4" Embroidered Space Patch for the STS-114 Mission
Discovery's seven-member Return to Flight crew will fly to the International Space Station primarily to test and evaluate new safety procedures. There have been many safety improvements to the Shuttle, including a redesigned External Tank, new sensors and a boom that will allow astronauts to inspect the Shuttle for any potential damage. Two crewmembers, Steve Robinson and Soichi Noguchi, will venture outside the Shuttle three times on spacewalks. The first will demonstrate repair techniques on the Shuttle's protective tiles, known as the Thermal Protection System. During the second spacewalk, they'll replace a failed Control Moment Gyroscope, which helps keep the station oriented properly. Finally, they'll install the External Stowage Platform, a sort of space shelf for holding spare parts during Station construction. STS-114 will also be the third trip of the Mulit Purpose Logistics Module (MPLM) named Raffaello to the Station. It's essentially a "moving van" that transports supplies to the orbital outpost.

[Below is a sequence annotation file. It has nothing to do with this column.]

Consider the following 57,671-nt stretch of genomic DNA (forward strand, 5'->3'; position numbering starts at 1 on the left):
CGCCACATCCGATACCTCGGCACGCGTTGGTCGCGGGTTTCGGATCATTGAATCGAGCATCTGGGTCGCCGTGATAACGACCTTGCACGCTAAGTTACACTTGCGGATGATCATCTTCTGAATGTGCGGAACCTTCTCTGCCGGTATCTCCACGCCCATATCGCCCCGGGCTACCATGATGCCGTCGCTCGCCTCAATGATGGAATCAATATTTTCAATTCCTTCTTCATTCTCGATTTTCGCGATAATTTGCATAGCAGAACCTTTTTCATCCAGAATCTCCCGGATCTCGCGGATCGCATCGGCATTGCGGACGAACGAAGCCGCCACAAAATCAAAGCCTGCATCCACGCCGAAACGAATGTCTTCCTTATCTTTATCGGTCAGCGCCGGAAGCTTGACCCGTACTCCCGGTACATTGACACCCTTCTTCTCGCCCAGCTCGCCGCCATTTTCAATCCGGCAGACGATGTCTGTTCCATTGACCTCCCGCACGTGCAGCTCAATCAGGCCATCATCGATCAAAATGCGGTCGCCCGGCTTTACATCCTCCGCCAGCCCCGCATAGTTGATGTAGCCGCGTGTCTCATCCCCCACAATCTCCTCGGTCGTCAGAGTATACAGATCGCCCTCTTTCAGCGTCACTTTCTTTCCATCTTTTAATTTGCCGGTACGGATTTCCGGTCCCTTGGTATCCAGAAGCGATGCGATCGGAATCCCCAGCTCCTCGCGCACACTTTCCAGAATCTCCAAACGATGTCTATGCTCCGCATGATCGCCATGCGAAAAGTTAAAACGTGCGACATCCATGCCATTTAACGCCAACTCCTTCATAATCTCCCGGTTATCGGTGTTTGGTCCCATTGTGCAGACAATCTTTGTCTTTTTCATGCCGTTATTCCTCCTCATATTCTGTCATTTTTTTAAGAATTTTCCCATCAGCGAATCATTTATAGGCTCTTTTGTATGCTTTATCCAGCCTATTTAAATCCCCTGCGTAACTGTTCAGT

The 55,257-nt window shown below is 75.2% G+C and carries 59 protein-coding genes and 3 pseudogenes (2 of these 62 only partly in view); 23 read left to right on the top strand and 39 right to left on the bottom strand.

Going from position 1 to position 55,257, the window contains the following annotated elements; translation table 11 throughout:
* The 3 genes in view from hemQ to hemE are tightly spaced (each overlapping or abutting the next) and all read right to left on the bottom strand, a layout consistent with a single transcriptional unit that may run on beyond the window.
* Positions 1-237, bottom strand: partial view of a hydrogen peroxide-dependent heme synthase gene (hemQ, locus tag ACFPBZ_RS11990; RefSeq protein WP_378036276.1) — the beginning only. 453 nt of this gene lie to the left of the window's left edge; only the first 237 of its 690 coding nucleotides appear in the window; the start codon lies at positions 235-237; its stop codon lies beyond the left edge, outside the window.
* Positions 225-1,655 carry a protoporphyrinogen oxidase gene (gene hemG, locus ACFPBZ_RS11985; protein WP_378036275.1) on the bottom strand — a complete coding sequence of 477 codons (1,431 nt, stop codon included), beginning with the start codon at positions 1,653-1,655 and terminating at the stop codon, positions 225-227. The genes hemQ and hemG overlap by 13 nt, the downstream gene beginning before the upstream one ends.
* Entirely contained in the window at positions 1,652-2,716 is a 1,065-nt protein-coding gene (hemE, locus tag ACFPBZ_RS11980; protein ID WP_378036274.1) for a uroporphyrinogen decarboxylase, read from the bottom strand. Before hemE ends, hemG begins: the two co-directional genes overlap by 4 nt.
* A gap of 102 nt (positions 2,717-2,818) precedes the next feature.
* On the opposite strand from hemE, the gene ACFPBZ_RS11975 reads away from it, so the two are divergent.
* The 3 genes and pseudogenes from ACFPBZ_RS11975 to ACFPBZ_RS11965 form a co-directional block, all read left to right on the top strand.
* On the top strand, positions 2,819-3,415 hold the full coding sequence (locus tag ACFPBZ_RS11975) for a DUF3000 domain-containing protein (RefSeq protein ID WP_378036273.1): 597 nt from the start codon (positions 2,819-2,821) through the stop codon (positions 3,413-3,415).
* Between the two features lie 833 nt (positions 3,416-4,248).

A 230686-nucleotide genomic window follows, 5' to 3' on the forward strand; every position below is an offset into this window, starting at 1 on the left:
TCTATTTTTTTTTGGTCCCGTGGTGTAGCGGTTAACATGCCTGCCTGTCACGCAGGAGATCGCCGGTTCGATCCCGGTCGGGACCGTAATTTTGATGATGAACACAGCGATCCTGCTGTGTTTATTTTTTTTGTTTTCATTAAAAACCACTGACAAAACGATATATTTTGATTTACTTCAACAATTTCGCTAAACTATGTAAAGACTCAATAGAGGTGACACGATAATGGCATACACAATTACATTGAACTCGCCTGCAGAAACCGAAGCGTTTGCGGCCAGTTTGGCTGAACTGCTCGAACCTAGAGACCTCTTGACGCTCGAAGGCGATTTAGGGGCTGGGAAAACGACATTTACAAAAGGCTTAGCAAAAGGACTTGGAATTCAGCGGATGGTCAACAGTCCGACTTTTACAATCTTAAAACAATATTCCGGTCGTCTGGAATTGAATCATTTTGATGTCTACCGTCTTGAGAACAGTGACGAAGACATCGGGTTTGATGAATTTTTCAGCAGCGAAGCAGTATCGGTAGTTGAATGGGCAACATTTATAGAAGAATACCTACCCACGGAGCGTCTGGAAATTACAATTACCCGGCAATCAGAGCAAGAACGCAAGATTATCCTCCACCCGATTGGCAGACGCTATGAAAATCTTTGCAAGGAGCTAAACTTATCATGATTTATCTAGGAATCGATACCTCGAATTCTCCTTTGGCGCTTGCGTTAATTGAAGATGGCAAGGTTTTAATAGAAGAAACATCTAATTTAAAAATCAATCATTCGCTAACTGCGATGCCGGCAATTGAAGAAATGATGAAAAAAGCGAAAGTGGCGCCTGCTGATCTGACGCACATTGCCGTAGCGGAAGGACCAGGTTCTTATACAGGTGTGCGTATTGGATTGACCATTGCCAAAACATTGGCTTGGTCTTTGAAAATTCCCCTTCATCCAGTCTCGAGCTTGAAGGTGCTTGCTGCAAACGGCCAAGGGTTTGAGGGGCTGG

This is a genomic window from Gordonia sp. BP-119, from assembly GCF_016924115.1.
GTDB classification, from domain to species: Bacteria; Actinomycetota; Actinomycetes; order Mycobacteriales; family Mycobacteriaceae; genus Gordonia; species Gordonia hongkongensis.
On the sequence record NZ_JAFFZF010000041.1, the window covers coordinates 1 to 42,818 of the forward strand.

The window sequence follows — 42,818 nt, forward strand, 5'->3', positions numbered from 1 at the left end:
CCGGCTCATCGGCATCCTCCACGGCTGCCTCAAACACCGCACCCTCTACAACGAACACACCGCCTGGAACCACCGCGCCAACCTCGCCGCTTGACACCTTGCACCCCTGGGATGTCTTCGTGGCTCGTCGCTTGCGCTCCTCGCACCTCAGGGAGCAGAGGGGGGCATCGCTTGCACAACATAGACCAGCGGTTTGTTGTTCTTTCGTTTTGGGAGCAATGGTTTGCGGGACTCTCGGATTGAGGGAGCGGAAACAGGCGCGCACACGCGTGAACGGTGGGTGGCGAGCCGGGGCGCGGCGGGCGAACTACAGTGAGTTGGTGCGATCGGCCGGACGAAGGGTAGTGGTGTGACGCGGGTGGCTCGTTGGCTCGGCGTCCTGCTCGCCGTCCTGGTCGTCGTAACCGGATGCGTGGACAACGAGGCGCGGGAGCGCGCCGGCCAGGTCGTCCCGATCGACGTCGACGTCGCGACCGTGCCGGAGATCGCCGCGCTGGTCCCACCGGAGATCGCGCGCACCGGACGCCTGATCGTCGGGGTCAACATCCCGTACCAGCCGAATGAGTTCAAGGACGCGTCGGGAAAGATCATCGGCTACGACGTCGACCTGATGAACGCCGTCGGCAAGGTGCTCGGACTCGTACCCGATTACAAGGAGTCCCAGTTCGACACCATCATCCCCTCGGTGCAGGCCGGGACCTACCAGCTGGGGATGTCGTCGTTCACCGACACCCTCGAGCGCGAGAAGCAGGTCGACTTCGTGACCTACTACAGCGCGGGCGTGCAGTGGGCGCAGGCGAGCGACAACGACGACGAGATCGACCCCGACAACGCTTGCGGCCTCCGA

Launch Date: July 26, 2005 Launch Vehicle: Discovery Commander: Eileen Collins Pilot: James Kelly Mission Specialists: Charles Camarda Wendy Lawrence Soichi Noguchi Steve Robinson Andy Thomas
The STS-114 patch design signifies the return of the Space Shuttle to flight and honors the memory of the STS-107 Columbia crew. The blue Shuttle rising above Earth’s horizon includes the Columba constellation of seven stars, echoing the STS-107 patch and commemorating the seven members of that mission. The crew of STS-114 will carry the memory of their friends on Columbia and the legacy of their mission back into Earth orbit. The dominant design element of the STS-114 patch is the planet Earth, which represents the unity and dedication of the many people whose efforts allow the Shuttle to safely return to flight. Against the background of the Earth at night, the blue orbit represents the International Space Station (ISS), with the EVA crewmembers named on the orbit. The red sun on the orbit signifies the contributions of the Japanese Space Agency to the mission and to the ISS program. The multi-colored Shuttle plume represents the broad spectrum of challenges for this mission, including Shuttle inspection and repair experiments, and International Space Station re-supply and repair.